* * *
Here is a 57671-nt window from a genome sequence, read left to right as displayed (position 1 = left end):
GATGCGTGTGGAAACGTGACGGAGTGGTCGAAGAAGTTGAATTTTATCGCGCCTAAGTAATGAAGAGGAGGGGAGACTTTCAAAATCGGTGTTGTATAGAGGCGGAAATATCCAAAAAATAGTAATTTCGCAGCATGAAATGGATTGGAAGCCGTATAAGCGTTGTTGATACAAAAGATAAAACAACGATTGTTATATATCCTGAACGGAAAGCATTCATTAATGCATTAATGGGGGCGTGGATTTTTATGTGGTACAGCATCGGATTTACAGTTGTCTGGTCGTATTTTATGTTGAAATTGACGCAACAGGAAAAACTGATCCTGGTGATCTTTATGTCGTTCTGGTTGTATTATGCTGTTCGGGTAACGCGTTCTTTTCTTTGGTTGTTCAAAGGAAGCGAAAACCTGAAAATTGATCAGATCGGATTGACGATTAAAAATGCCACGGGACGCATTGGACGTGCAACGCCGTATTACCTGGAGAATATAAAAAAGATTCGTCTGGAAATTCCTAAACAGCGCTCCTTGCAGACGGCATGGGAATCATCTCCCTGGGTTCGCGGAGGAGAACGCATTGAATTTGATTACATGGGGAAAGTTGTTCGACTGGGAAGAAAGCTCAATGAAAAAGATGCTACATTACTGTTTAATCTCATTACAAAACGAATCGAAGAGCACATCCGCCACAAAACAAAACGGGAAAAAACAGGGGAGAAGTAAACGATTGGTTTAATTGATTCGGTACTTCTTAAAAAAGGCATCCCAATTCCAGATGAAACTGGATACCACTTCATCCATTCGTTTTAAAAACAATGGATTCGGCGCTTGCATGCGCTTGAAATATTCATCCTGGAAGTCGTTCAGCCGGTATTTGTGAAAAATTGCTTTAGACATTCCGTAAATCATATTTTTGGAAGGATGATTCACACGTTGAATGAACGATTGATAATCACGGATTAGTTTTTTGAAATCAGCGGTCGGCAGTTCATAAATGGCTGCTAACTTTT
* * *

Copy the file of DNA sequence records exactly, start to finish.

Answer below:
Here is a 57671-nt window from a genome sequence, read left to right as displayed (position 1 = left end):
GATGCGTGTGGAAACGTGACGGAGTGGTCGAAGAAGTTGAATTTTATCGCGCCTAAGTAATGAAGAGGAGGGGAGACTTTCAAAATCGGTGTTGTATAGAGGCGGAAATATCCAAAAAATAGTAATTTCGCAGCATGAAATGGATTGGAAGCCGTATAAGCGTTGTTGATACAAAAGATAAAACAACGATTGTTATATATCCTGAACGGAAAGCATTCATTAATGCATTAATGGGGGCGTGGATTTTTATGTGGTACAGCATCGGATTTACAGTTGTCTGGTCGTATTTTATGTTGAAATTGACGCAACAGGAAAAACTGATCCTGGTGATCTTTATGTCGTTCTGGTTGTATTATGCTGTTCGGGTAACGCGTTCTTTTCTTTGGTTGTTCAAAGGAAGCGAAAACCTGAAAATTGATCAGATCGGATTGACGATTAAAAATGCCACGGGACGCATTGGACGTGCAACGCCGTATTACCTGGAGAATATAAAAAAGATTCGTCTGGAAATTCCTAAACAGCGCTCCTTGCAGACGGCATGGGAATCATCTCCCTGGGTTCGCGGAGGAGAACGCATTGAATTTGATTACATGGGGAAAGTTGTTCGACTGGGAAGAAAGCTCAATGAAAAAGATGCTACATTACTGTTTAATCTCATTACAAAACGAATCGAAGAGCACATCCGCCACAAAACAAAACGGGAAAAAACAGGGGAGAAGTAAACGATTGGTTTAATTGATTCGGTACTTCTTAAAAAAGGCATCCCAATTCCAGATGAAACTGGATACCACTTCATCCATTCGTTTTAAAAACAATGGATTCGGCGCTTGCATGCGCTTGAAATATTCATCCTGGAAGTCGTTCAGCCGGTATTTGTGAAAAATTGCTTTAGACATTCCGTAAATCATATTTTTGGAAGGATGATTCACACGTTGAATGAACGATTGATAATCACGGATTAGTTTTTTGAAATCAGCGGTCGGCAGTTCATAAATGGCTGCTAACTTTT